One thing is very important, frankly speacking—almost no one (especially everyone has been educated in scientific in current world) trust acupuncture or chiropractic if only according to our years’ scientific education, why so many patients or sub-healthy people like to see acupuncturists or chiropractors? they have too much money? —the effectiveness is the only answer.

    But, why current studies do not so support the acupuncture or chiropractic? The problems is in research methodology!!! do you ever think of –if scientific style study also has some deficits or WOO?

    If you like to know a specific food is sweet or not, you may think of testing how much surgar it has, but do you also think –is there any other stuff also sweet except surgar-when we tested that and did not find surgar in it?

    Try the taste by your own mouth, instead of experiement only.

    If using one known parameter to test your unkown stuff, you may have a wrong result–need a wholistic thinking too.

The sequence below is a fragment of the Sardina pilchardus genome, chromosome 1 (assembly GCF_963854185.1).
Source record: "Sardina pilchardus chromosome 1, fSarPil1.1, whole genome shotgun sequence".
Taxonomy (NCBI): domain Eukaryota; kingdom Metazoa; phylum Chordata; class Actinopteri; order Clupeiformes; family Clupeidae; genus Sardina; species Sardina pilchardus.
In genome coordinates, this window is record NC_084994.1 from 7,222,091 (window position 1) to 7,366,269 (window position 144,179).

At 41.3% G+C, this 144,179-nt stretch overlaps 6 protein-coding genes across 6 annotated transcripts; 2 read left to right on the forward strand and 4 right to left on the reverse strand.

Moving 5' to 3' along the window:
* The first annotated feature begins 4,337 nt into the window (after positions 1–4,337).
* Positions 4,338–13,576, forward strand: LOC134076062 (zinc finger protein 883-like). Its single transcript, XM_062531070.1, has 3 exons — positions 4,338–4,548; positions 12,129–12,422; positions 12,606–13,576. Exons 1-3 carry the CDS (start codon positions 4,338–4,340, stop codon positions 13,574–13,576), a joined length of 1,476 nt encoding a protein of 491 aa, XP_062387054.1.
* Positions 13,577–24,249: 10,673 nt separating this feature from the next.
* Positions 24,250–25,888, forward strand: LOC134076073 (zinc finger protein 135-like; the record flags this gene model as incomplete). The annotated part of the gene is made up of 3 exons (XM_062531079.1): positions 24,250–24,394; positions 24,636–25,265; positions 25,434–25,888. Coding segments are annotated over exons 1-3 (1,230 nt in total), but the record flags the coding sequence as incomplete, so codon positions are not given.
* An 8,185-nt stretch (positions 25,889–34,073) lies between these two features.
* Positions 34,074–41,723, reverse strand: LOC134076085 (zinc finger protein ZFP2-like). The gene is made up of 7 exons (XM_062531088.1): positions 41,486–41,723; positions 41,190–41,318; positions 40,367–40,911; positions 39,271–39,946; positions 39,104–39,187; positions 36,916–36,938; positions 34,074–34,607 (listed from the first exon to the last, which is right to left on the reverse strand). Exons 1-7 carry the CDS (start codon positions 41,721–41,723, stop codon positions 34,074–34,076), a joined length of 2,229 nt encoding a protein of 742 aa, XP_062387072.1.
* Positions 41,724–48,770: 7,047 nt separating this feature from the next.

Please temperary put down your “scientific” thought, just sit in an acupuncturist or chiropractor’s treatment room. Or you try acupuncture or chiropractic once when you have some trouble, for example low back pain. And then you may find something new that we may not know before.

    Hope this help you—I was you before, reading literature only and thinking too much may get a wrong conclusion. I was a scientific scholar in acupuncture study, so I may know a little bit more.

    Just for your information.


    Arthur Yin Fan”

    • Skepdude said, on August 6, 2009 at 3:01 PM

      Thank you, but I thinkI will reject your request to put down my scientific (no need for parentheses there) thought. Would you put down your scientific thoughts if I told you that you can indeed fly and you should “taste it by your own mouth”, so to speak, and jump of the 50th floor? I did not think so.

      We’re talking reality here, not what one wants to believe. If you are ok with being deceived, by all means put aside critical thinking, put aside science, and go with testimonials. It is your choice, but know this: There is nothing virtous about that! In fact there is a word used to describe that sort of thing. Gullibility!

  4. carriecraddockfaries said, on August 11, 2009 at 8:48 PM